The New York Analysis begins a three part examination of the condition of the U.S. military at the end of the Obama Administration.
Following eight years of reduced budgetary support for the U.S. military, at a time when threats have increased dramatically from Russia, China, Iran, North Korea and terrorists, the ability of the Army, Navy, Air Force and Marines to defend the nation has reached a near-crisis level.
The warning signs have been apparent for some time. In 2015, General Martin Dempsey, who was serving as Chairman of the Joint Chiefs of Staff for the U.S. military, noted that funding for the armed forces was at the “lower ragged edge” of what was necessary to keep the nation safe. The latest assessments of American strength confirm that the ability of the nation to protect itself is only marginal. Even more troubling, according to another report, is that the infrastructure necessary to rebuild the military to a more acceptable level is itself below par.
At the start of the current year, Senator John McCain displayed consternation at the inadequate budget proposed by President Obama. “…the Senate Armed Services Committee received testimony from the Director of National Intelligence James Clapper who said that he cannot recall a more diverse array of challenges and crises in his more than fifty years of service to the nation…at a time when U.S. military deployments are increasing to confront growing global threats, the President’s budget request is actually less, in real dollars, than what Congress enacted last year…rather than request an increase in defense spending that reflects what our military really needs, the President’s request [will cut] important defense needs – cutting 15,000 current Army soldiers and 4,000 sailors, reducing major modernization programs, and proposing a pay increase for service members much lower than what is needed to compete with private sector wages.”
Contrary to popular misconception, the U.S. defense budget, notes the Center for Strategic and Budgetary Assessments, is a relatively small percentage of the federal budget, and a minor part of America’s GDP. “…the FY 2017 Department of Defense budget [prepared as instructed by the Obama White House] … would be 3 percent of GDP, and 14.2 percent of overall federal spending. Overall, the share of defense spending as a percentage of GDP has declined steadily since the end of the Korean War. What makes the Obama drawdown of the Pentagon unique is that, unlike the aftermath of prior wars or the Cold War, the potential threat to the U.S. is rising, not diminishing.”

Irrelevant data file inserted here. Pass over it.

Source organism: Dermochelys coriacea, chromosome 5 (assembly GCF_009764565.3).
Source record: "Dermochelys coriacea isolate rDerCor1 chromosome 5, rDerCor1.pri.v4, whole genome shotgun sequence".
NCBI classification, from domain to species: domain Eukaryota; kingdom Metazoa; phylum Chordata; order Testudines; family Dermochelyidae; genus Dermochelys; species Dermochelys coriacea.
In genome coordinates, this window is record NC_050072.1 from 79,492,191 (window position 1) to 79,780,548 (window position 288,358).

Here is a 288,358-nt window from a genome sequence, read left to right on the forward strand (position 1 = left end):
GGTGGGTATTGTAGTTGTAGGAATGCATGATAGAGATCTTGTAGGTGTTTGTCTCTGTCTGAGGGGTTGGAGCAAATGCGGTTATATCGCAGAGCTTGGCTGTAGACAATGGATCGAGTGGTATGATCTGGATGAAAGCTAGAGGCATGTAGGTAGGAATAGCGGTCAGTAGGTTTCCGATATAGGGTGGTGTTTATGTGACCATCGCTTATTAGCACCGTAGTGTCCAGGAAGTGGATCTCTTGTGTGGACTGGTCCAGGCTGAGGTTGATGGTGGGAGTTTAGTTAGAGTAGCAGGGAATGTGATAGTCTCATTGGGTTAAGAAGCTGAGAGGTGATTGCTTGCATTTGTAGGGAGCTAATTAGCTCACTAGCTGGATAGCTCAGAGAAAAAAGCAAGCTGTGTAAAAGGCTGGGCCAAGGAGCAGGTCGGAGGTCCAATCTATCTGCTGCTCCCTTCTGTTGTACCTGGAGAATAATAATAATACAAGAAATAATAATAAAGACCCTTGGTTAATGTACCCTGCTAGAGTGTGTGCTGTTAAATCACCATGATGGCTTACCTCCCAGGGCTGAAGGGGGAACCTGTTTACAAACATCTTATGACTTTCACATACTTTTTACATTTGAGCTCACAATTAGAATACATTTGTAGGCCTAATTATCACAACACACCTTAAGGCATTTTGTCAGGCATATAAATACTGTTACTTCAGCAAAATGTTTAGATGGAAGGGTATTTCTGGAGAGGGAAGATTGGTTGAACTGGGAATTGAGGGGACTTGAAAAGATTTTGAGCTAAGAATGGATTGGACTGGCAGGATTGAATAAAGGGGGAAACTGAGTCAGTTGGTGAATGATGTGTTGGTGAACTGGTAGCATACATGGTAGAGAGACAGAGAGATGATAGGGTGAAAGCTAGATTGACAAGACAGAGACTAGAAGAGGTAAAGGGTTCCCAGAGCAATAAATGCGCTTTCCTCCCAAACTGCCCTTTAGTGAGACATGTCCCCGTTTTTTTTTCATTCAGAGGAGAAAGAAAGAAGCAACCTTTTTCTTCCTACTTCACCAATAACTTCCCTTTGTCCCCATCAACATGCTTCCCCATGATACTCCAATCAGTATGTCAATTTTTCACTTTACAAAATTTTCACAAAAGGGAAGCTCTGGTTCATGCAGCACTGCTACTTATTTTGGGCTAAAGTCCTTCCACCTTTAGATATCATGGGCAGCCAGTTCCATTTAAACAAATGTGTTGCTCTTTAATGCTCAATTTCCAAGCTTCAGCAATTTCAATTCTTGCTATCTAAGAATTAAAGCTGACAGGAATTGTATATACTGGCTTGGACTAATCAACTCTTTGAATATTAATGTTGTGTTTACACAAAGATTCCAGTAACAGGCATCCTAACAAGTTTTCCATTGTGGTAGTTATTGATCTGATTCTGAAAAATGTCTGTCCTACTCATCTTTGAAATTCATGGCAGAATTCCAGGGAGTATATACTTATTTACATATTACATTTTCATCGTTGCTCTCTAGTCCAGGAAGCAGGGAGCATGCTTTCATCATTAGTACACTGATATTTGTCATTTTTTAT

The American Enterprise Institute (AEI) describes the state of U.S. defenses as “a force-planning construct that is woefully inadequate for the global and everyday demands of wartime and peacetime… Gone is any plan that foresees conflict taking longer than one year in duration or any contingency with a whiff of stability operations, long-term counterinsurgency or counter-insurrection, or nation building of the type seen in Iraq and Afghanistan… After six years of budget cuts and operational shifts, hard choices have in many cases turned into stupid or bad ones. Fewer resources and the lack of bipartisan consensus in favor of a strong defense have forced commanders and planners across services to accept previously unthinkable risks as they pick and choose which portions of the national defense strategy to implement… Unmentioned is that the risk to the force grows each passing year. It is now at crisis levels and promises unnecessarily longer wars, higher numbers of wounded or killed in action, and outright potential for mission failure.”
Defense One notes that it’s not just manpower and hardware that’s the problem. America is losing its lead in technology as well. “The Pentagon is worried that rivals are developing their capabilities faster than the U.S. is rolling out new ones. The edge is shrinking.”
The Heritage Foundation’s report on U.S. military strength presents a worrisome picture of an understrength military. “The common theme across the services and the U.S. nuclear enterprise is one of force degradation resulting from many years of underinvestment, poor execution of modernization programs, and the negative effects of budget sequestration (cuts in funding) on readiness and capacity. While the military has been heavily engaged in operations, primarily in the Middle East but elsewhere as well, since September 11, 2001, experience is both ephemeral and context-sensitive. Valuable combat experience is lost over time as the service members who individually gained experience leave the force, and it maintains direct relevance only for future operations of a similar type (e.g., counterinsurgency operations in Iraq are fundamentally different from major conventional operations against a state like Iran or China). Thus, although the current Joint Force is experienced in some types of operations, it is still aged and shrinking in its capacity for operations.”
Tomorrow: The report breaks down the needs of each armed service branch.